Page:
Using fNIRS to Identify Transparency- and Reliability-Sensitive Markers of Trust Across Multiple Timescales in Collaborative Human-Human-Agent Triads Journal Article uri icon



  • Intelligent agents are rapidly evolving from assistants into teammates as they perform increasingly complex tasks. Successful human-agent teams leverage the computational power and sensory capabilities of automated agents while keeping the human operator's expectation consistent with the agent's ability. This helps prevent over-reliance on and under-utilization of the agent to optimize its effectiveness. Research at the intersection of human-computer interaction, social psychology, and neuroergonomics has identified trust as a governing factor of human-agent interactions that can be modulated to maintain an appropriate expectation. To achieve this calibration, trust can be monitored continuously and unobtrusively using neurophysiological sensors. While prior studies have demonstrated the potential of functional near-infrared spectroscopy (fNIRS), a lightweight neuroimaging technology, in the prediction of social, cognitive, and affective states, few have successfully used it to measure complex social constructs like trust in artificial agents. Even fewer studies have examined the dynamics of hybrid teams of more than 1 human or 1 agent. We address this gap by developing a highly collaborative task that requires knowledge sharing within teams of 2 humans and 1 agent. Using brain data obtained with fNIRS sensors, we aim to identify brain regions sensitive to changes in agent behavior on a long- and short-term scale. We manipulated agent reliability and transparency while measuring trust, mental demand, team processes, and affect. Transparency and reliability levels are found to significantly affect trust in the agent, while transparency explanations do not impact mental demand. Reducing agent communication is shown to disrupt interpersonal trust and team cohesion, suggesting similar dynamics as human-human teams. Contrasts of General Linear Model analyses identify dorsal medial prefrontal cortex activation specific to assessing the agent's transparency explanations and characterize increases in mental demand as signaled by dorsal lateral prefrontal cortex and frontopolar activation. Short scale event-level data is analyzed to show that predicting whether an individual will trust the agent, with data from 15 s before their decision, is feasible with fNIRS data. Discussing our results, we identify targets and directions for future neuroergonomics research as a step toward building an intelligent trust-modulation system to optimize human-agent collaborations in real time.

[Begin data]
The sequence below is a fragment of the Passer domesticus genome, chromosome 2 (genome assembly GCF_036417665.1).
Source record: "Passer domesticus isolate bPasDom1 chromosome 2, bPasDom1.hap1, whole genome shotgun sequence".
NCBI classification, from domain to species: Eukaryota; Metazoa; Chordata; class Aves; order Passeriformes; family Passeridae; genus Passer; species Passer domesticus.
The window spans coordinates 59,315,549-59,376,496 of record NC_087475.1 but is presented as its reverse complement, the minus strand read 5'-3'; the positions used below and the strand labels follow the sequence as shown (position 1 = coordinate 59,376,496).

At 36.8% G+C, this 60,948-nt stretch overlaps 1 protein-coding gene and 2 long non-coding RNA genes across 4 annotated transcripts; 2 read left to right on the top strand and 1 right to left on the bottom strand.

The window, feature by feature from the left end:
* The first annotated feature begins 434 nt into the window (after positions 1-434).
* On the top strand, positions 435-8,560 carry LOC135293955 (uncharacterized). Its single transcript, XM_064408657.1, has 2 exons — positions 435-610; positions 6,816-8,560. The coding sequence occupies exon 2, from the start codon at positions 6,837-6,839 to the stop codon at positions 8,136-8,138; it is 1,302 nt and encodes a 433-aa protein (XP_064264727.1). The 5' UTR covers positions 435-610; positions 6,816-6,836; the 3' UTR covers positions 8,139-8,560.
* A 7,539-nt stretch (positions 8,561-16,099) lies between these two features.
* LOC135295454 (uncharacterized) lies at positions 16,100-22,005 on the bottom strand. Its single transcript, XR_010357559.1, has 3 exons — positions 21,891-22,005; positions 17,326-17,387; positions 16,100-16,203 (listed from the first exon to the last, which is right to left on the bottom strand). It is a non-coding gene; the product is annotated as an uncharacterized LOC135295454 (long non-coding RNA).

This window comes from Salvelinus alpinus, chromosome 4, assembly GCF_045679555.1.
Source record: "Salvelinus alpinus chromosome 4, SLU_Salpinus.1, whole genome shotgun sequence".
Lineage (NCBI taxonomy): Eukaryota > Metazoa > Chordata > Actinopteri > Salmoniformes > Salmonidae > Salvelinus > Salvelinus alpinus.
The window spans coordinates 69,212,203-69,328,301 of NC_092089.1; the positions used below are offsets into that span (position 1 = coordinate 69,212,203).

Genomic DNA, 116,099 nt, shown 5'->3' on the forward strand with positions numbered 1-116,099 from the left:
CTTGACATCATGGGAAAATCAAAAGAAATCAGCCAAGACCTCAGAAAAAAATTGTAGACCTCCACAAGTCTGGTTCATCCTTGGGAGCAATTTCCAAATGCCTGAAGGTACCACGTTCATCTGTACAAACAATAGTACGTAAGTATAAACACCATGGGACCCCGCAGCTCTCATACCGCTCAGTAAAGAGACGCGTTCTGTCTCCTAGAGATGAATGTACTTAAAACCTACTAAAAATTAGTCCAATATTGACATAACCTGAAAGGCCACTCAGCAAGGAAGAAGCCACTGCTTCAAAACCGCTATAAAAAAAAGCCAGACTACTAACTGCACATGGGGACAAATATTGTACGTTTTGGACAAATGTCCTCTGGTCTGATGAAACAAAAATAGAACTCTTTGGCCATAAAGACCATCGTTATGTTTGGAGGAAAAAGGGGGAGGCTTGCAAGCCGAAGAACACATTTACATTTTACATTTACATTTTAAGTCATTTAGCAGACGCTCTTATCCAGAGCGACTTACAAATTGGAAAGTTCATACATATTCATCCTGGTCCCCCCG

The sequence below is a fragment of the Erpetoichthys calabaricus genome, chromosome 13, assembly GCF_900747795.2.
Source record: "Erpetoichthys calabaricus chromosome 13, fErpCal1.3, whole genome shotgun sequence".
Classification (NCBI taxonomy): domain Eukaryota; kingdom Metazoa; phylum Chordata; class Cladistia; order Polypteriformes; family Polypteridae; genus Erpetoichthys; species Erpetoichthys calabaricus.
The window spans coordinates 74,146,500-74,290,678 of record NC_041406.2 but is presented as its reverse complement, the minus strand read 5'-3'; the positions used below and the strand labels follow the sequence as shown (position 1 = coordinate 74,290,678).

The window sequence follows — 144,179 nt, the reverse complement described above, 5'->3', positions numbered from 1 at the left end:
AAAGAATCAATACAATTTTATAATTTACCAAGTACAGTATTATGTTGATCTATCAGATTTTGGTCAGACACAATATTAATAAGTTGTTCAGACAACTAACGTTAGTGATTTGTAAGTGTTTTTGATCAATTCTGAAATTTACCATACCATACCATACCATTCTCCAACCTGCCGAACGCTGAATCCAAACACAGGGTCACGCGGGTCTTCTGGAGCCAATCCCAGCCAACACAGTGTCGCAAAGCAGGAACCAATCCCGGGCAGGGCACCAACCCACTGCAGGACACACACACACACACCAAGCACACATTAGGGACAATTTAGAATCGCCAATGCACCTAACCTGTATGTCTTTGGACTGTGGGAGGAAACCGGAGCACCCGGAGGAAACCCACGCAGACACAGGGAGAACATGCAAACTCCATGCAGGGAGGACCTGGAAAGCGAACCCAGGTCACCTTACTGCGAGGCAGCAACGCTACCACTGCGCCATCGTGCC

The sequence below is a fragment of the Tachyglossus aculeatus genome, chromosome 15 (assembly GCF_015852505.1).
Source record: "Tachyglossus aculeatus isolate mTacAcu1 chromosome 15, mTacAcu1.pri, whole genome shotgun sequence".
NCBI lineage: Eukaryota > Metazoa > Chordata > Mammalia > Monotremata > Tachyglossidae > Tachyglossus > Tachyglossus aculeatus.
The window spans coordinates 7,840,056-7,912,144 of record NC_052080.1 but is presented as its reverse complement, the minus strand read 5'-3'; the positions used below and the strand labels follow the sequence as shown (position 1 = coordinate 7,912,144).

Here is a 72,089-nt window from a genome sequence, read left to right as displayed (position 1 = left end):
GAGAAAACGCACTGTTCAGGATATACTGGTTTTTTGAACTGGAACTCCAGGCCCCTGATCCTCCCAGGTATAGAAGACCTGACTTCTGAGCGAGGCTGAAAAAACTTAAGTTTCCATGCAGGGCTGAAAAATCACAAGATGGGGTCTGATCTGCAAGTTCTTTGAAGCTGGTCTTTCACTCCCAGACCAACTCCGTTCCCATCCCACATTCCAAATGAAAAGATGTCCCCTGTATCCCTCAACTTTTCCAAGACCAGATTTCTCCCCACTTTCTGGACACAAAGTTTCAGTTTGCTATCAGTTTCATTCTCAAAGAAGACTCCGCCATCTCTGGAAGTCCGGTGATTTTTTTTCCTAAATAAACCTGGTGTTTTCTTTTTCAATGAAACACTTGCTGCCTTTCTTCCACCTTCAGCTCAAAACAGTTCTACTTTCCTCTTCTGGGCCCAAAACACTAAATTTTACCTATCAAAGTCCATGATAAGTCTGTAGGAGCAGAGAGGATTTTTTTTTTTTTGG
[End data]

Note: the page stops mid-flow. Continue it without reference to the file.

publication date

  • January 1, 2022

has restriction

  • gold

Date in CU Experts

  • April 12, 2022 8:46 AM

Full Author List

  • Eloy L; Doherty EJ; Spencer CA; Bobko P; Hirshfield L

author count

  • 5

Other Profiles

Electronic International Standard Serial Number (EISSN)

  • 2673-6195

Additional Document Info


  • 3